I loved this little octopus by the end of this documentary! I wasn’t expecting to like this so much, so they clearly did a great job with the film. Man, I was so stressed whenever the dangerous shark fish thingies that wanted to eat the octopus got anywhere near her. I was all “Oh no! Swim away, little octopus! Hurry!!!” I was extremely concerned about this octopus. It’s amazing that this dude went diving every single day to watch her. You really do feel like you’re on this journey with him & I loved watching the octopus adapt & learn. Who knew octopuses were so smart?? Brilliant creatures. I may become an octopus fan now thanks to this fantastic documentary.
My Rating: 7.5/10
Nominated Shorts I’ve Seen (with super brief thoughts):
– If Anything Happens I Love You – I already reviewed this a little bit in the link so don’t need to say much more than “This is utterly heartbreaking“. A hard one to watch but a powerful animated short with a message that won’t make the slightest bit of difference in America. Things are never going to change there – I lost hope years ago. Would be happy if this won the Oscar.
– The Present – Thought this was a really good short showing the struggles some people face in doing the most basic day to day things in life that those of us in other countries take completely for granted. It’s why I get so annoyed with people constantly whining about the stupidest shit on Twitter. Shut up with your first world problems!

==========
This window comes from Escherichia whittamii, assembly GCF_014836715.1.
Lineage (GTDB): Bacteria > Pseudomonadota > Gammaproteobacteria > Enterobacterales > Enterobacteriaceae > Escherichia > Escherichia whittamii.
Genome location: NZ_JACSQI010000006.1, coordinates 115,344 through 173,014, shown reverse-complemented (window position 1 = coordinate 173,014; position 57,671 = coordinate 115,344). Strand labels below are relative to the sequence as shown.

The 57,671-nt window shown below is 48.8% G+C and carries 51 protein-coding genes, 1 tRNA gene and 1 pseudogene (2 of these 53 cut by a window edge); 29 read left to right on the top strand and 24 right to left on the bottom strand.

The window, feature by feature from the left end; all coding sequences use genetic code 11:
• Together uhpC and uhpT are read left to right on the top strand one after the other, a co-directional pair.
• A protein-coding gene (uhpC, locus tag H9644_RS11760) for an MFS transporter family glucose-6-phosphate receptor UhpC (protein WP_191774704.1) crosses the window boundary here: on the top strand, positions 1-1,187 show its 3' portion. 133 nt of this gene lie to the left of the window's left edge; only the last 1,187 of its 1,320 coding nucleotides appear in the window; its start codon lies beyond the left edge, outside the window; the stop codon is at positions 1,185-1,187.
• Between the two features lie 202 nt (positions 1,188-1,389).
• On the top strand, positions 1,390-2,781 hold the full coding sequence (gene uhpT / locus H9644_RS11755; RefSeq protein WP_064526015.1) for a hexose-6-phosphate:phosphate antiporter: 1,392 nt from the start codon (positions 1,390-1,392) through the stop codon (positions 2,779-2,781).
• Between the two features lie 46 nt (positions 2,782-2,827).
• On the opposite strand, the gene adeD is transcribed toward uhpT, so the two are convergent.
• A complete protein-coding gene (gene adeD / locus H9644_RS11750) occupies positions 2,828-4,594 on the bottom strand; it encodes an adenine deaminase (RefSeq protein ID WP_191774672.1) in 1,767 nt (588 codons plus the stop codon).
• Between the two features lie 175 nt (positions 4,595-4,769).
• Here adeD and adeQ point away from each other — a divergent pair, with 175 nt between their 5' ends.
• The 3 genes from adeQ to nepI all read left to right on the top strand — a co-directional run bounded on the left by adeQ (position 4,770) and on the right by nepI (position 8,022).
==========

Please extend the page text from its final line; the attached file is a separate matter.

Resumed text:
– A Love Song for Latasha – This is a very short film worth checking out on Netflix. Another very heartbreaking short, this is the Wikipedia synopsis for this true story: “Drawing on memories from the subject’s cousin and best friend, the film reimagines the life of Latasha Harlins, a Black Los Angeles girl shot and killed by a convenience store owner in 1991.”
– Burrow – This is a cute Pixar short (well, one of the SparkShorts shorts). It’s not up there in quality with the likes of the other Pixar shorts that were shown in cinemas before films. Enjoyable but forgettable – Pixar has many better shorts than this one.
– Two Distant Strangers – This is a short also on Netflix. It’s another important message but unfortunately not as well done as the other nominees I’ve seen. To be honest, though, I never watch enough of the short films & find them hard to judge as it must be difficult to fully develop your characters & ideas in such a small amount of time. Is the quality of filmmaking here Oscar-worthy? I don’t know but I think it’s common for shorts & documentaries to be nominated more for their message so I suppose it’s good that they get more people watching them thanks to their nominations. The actors did a decent enough job in this with an okay script & one-dimensional characters.
**I’m now able to watch Promising Young Woman, so I’ll try to watch it & get a review posted before the Oscars. I’ll do a post tomorrow with all the nominees & links to my reviews of all the films I’ve managed to see. Disappointing year so far! But I have yet to see a lot of those nominated in the major categories.